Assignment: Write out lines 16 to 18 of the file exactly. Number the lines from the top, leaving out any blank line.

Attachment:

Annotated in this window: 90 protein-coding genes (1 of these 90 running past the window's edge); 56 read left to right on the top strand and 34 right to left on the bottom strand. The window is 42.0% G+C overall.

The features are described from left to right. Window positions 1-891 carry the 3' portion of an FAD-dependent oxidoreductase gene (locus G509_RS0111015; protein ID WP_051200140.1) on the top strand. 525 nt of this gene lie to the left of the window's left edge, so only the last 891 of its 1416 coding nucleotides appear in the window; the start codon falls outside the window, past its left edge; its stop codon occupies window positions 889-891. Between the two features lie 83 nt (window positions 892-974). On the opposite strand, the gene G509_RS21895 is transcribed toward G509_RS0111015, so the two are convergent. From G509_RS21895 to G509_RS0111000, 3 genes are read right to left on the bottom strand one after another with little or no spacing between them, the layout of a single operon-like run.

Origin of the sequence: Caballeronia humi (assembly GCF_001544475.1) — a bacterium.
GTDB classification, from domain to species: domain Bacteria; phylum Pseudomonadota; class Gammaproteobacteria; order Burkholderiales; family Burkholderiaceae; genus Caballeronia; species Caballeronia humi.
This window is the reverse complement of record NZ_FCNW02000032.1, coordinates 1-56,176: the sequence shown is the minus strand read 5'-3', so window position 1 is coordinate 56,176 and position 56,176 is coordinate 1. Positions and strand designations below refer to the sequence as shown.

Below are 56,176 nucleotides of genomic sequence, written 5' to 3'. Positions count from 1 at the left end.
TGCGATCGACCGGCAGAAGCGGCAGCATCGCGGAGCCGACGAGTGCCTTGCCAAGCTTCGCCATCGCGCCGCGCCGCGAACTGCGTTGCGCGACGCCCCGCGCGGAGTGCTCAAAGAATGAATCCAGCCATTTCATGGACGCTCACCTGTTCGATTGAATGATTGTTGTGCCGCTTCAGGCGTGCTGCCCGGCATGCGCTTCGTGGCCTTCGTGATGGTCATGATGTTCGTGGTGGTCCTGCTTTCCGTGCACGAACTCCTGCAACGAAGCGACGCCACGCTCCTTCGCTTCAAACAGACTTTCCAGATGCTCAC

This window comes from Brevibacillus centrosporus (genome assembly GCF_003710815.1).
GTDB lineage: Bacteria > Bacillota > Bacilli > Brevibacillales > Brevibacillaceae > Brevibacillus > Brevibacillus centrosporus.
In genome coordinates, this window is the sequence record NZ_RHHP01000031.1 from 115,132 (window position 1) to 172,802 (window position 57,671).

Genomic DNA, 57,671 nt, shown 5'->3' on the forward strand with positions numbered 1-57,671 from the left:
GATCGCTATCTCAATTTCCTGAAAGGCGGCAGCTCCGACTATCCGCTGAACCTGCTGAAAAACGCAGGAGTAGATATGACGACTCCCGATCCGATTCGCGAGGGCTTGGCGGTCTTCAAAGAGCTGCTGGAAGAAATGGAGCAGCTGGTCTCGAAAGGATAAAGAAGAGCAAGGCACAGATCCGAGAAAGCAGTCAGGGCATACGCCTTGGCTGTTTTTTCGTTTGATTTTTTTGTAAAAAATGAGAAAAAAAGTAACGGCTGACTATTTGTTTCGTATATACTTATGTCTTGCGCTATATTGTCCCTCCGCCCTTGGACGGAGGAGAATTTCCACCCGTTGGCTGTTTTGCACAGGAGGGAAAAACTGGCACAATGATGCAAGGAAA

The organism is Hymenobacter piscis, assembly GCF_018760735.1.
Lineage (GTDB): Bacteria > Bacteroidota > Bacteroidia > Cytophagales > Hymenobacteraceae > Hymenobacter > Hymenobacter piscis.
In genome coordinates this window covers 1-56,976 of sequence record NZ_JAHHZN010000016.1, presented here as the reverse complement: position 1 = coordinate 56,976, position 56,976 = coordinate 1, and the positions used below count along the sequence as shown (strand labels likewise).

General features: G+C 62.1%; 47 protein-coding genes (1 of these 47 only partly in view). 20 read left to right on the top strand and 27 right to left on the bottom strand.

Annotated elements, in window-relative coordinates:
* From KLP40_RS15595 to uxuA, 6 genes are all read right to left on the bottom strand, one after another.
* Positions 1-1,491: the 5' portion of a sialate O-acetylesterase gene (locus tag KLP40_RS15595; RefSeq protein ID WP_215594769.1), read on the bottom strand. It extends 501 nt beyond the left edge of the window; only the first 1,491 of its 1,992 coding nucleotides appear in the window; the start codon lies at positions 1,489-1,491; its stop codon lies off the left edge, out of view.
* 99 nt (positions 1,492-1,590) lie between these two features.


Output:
General features: G+C 62.1%; 47 protein-coding genes (1 of these 47 only partly in view). 20 read left to right on the top strand and 27 right to left on the bottom strand.

Annotated elements, in window-relative coordinates:
* From KLP40_RS15595 to uxuA, 6 genes are all read right to left on the bottom strand, one after another.